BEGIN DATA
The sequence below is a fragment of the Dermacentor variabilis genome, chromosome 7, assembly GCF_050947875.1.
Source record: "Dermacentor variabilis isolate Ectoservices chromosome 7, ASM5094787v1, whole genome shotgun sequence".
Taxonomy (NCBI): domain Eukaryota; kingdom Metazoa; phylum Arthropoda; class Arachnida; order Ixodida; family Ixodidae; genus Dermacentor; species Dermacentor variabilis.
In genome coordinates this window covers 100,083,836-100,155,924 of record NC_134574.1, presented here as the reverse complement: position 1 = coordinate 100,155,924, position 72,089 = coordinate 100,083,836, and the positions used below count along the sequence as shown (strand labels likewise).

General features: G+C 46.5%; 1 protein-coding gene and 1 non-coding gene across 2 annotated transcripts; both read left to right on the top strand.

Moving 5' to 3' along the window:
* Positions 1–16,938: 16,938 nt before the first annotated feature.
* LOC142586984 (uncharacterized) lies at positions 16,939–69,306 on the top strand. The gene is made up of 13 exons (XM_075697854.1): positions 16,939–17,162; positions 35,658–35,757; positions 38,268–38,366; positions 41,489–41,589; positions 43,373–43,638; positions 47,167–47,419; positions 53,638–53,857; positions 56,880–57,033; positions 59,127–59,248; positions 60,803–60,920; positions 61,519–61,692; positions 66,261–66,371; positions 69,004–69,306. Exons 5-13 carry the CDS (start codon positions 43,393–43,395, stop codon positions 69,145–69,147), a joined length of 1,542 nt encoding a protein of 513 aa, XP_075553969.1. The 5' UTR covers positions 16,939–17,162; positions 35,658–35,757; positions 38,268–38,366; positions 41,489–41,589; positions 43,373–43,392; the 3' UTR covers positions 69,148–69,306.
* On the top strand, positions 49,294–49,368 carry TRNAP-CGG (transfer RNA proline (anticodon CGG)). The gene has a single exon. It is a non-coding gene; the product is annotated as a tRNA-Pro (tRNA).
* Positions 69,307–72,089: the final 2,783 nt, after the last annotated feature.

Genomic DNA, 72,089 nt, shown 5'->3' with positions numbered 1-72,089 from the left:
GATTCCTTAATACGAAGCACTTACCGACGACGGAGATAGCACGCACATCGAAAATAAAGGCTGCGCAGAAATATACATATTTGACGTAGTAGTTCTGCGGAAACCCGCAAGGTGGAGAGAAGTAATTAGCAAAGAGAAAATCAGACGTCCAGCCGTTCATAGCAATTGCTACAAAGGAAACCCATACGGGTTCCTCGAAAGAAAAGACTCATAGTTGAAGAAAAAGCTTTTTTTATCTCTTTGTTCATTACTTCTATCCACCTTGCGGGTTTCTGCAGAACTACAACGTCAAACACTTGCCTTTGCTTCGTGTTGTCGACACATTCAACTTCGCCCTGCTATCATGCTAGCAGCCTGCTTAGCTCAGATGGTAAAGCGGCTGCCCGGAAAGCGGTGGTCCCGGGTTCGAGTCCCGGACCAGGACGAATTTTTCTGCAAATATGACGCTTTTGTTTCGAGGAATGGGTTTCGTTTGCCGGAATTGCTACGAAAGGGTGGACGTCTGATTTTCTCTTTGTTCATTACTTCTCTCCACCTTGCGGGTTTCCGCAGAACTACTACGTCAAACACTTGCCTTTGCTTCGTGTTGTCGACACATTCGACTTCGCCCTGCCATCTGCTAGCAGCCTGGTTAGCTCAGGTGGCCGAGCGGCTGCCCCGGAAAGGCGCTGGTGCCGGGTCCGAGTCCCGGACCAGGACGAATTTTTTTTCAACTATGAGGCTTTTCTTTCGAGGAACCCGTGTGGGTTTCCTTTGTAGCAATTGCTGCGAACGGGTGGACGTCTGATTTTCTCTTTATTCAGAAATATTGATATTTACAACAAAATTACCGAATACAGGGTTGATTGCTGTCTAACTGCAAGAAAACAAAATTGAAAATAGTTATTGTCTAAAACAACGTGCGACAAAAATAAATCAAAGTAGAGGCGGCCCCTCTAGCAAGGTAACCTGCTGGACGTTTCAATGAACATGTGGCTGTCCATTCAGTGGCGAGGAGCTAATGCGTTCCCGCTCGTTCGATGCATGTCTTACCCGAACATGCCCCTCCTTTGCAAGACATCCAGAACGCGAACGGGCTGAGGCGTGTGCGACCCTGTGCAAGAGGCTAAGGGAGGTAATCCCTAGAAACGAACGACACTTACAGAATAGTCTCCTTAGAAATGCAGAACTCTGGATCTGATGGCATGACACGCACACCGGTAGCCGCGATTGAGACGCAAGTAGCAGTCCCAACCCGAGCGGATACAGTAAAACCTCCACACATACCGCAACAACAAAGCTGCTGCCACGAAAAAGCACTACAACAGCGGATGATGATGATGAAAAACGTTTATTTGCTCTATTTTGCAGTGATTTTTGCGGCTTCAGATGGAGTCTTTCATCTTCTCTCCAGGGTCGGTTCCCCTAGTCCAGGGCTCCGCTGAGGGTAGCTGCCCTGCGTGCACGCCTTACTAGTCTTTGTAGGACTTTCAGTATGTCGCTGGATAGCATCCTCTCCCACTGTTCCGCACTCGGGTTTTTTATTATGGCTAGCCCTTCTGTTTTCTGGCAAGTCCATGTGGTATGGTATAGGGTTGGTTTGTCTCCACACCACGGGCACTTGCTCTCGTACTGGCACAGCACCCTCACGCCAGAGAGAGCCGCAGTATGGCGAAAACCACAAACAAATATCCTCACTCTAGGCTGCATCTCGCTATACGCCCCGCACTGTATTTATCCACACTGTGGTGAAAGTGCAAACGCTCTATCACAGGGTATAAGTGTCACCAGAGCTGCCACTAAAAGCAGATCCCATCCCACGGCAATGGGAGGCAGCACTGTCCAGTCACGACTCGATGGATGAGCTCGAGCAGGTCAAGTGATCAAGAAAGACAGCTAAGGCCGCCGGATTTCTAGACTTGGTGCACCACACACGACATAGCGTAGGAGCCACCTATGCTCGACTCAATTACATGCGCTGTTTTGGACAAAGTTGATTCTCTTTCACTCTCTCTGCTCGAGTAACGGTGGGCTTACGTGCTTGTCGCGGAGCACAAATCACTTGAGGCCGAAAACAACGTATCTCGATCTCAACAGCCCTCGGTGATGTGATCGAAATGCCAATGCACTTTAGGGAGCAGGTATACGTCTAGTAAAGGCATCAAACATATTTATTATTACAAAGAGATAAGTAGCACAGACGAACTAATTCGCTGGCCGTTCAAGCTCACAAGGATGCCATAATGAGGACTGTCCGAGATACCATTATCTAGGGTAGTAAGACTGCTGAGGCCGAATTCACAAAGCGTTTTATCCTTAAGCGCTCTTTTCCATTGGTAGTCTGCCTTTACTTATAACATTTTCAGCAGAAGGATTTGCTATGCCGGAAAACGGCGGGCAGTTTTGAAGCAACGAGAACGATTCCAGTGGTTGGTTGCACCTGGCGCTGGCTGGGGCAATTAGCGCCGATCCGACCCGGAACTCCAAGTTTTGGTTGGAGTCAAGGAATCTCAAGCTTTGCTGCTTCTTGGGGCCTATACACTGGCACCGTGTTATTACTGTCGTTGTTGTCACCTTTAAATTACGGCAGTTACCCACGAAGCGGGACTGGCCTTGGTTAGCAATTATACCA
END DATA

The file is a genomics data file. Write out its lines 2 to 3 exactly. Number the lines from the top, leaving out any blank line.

Source record: "Dermacentor variabilis isolate Ectoservices chromosome 7, ASM5094787v1, whole genome shotgun sequence".
Taxonomy (NCBI): domain Eukaryota; kingdom Metazoa; phylum Arthropoda; class Arachnida; order Ixodida; family Ixodidae; genus Dermacentor; species Dermacentor variabilis.